Packed with porcelain enameled placards, neon signs, a vintage Art Deco gas pump and other service station “petroliana” [is that a word?] culled from the golden age of the gas station, the dining room exudes comfort more than kitsch. Car-themed sandwiches like the “Ragtop,” “Cherry Bomb” and “Dual Exhaust” draw in car buffs, classic car cruisers and motorcycle enthusiasts from all points.

Red Horse Diner: 1518 West University Way, Ellensburg, WA 98926, (509) 925-1956

7. Mickey’s Dining Car, St. Paul, Minn.

Can’t-Miss Feature: The diner itself, when illuminated after dark, is resplendent with yellow and red porcelain-clad steel panels and a neon sign with Art Deco lettering.

A beauty built by the Jerry O’Mahoney Diner Company, Mickey's Dining Car is listed on the National Register of Historic Places and has appeared in countless television programs and movies. This photogenic noshery has even been replicated as a collectible sculpture by the Danbury Mint! It’s open 24 hours a day, 365 days a year and serves up whopping-sized portions of tummy-taming diner food to an eclectic crowd.

Mickey’s Dining Car: 36 W. 7th Street, St. Paul, MN 55102, (651) 698-0259

8. King’s Chef, Colorado Springs, Colo.

Can’t-Miss Feature: The “New Mexico Stomper,” a 5-lb., open-faced green chili cheeseburger with lettuce and tomato. Eat it (and a large side of fries) in an hour and it’s free!

This 13-seat custom pre-fabricated unit was manufactured by the Valentine Diner Corporation of Wichita, Kansas, in 1956 and trucked to its present site. Home of the “Tastiest Breakfast in Colorado,” the castle-themed burger bar has received numerous awards, including Best Diner (and Green Chili) in Colorado Springs, Best Diner West of the Mississippi and Best Diner in America.

King’s Chef: 110 East Costilla Street, Colorado Springs, CO 80903, (719) 636-5010

9. Collin’s Diner, North Canaan, Conn.

Can’t-Miss Feature: Classic prefabricated Streamline Moderne diner architecture, designed and built by the venerable Jerry O’Mahoney Company of Elizabeth, New Jersey.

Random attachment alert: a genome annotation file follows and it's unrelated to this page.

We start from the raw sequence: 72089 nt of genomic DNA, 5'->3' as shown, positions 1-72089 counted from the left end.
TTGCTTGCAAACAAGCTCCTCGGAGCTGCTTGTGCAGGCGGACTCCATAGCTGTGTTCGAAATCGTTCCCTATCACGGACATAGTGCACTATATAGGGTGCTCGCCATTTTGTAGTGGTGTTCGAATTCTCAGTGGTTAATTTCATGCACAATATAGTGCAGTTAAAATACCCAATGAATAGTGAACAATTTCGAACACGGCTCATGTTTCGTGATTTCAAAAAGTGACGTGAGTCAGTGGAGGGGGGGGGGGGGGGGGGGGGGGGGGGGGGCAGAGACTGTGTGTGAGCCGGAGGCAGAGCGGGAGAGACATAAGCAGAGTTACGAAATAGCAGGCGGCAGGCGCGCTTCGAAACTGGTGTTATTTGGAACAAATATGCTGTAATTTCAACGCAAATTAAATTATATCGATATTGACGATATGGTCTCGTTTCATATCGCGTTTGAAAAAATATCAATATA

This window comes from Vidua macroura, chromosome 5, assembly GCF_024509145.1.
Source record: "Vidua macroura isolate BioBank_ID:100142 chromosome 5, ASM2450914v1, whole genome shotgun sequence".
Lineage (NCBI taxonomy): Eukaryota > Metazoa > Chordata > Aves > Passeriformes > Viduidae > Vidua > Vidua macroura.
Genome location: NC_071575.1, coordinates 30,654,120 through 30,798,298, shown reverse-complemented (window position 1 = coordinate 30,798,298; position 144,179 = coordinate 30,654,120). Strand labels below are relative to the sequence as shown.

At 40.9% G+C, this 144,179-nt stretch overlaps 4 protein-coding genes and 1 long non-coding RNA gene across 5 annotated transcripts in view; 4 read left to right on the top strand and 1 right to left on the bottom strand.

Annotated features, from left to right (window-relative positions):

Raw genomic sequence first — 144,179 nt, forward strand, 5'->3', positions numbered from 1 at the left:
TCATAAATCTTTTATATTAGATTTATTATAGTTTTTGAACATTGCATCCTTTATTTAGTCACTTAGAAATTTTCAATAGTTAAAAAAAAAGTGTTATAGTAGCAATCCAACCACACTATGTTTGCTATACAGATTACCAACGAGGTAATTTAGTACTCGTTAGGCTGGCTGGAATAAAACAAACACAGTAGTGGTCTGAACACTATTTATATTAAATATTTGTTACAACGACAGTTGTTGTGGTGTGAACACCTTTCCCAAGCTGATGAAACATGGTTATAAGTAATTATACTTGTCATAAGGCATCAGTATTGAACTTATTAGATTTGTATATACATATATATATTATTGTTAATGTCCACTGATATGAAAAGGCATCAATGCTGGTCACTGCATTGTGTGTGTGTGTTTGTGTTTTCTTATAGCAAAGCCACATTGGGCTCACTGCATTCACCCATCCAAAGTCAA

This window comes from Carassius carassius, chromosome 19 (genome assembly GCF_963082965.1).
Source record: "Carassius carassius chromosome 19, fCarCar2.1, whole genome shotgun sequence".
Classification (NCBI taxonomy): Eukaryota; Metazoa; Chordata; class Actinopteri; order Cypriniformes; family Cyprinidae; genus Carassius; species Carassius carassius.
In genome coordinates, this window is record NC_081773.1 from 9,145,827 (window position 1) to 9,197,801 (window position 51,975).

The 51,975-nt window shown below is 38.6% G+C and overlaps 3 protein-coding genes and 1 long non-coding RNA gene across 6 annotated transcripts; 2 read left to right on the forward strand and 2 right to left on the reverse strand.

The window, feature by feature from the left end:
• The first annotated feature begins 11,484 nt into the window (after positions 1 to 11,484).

A lynchpin of the local historic district and rated as one of the top 10 diners in New England, this iconic eatery is a flashback to the golden age of diners. Since 1941, it’s served as a textbook example of what a classic American diner should look like. Typical short-order fare dominates the menu, made interesting by the addition of Lebanese delicacies such humus, loobi, tabouli and mjedera with pita bread.

Collin’s Diner: 53 Main Street, North Canaan, CT 06018, (860) 824-7040

10. 66 Diner, Albuquerque, N.M.

Can't-Miss Feature: The "Pile Up," their trademark potato, bacon, green chile, egg and cheese creation smothered in red or green chile sauce, served with a tortilla.

With its dramatic Streamline Moderne architecture, signature Route 66 shield-shaped neon sign and a full menu of diner comfort food, this eatery is a favorite of hungry road trippers seeking to "get their kicks on Route 66." Customers can choose from an eclectic menu of burgers and blue-plate specials and a nine-scoop banana split, big enough to share among six people.

66 Diner: 1405 Central Ave S.E., Albuquerque, NM 87106, (505) 247-1421

11. Tom’s Restaurant, New York N.Y.

Can’t-Miss Feature: The homage to the TV show “Seinfeld” adorning the interior walls, including photos of celebrity visitors, the Seinfeld cast, Kramer’s portrait and vintage TV Guide covers.

In the hit TV show “Seinfeld,” the classic Greek-American restaurant provided the exterior setting for the hangout called Monk’s Diner (The “Tom’s” portion of the sign was always cropped out of the frame). This was the nexxus for “a show about nothing,” where Jerry, Elaine, George and Kramer met to sip coffee, eat pie and discuss their latest topic of obsession.

Tom’s Restaurant: 2880 Broadway, New York, NY 10025, (212) 864-6137

Michael Karl Witzel’s books include The American Drive-In Restaurant, Drive-in Deluxe, The American Diner, The Sparkling Story of Coca-Cola, Soda Pop: From Miracle Medicine to Pop Culture and Barbecue Road Trip.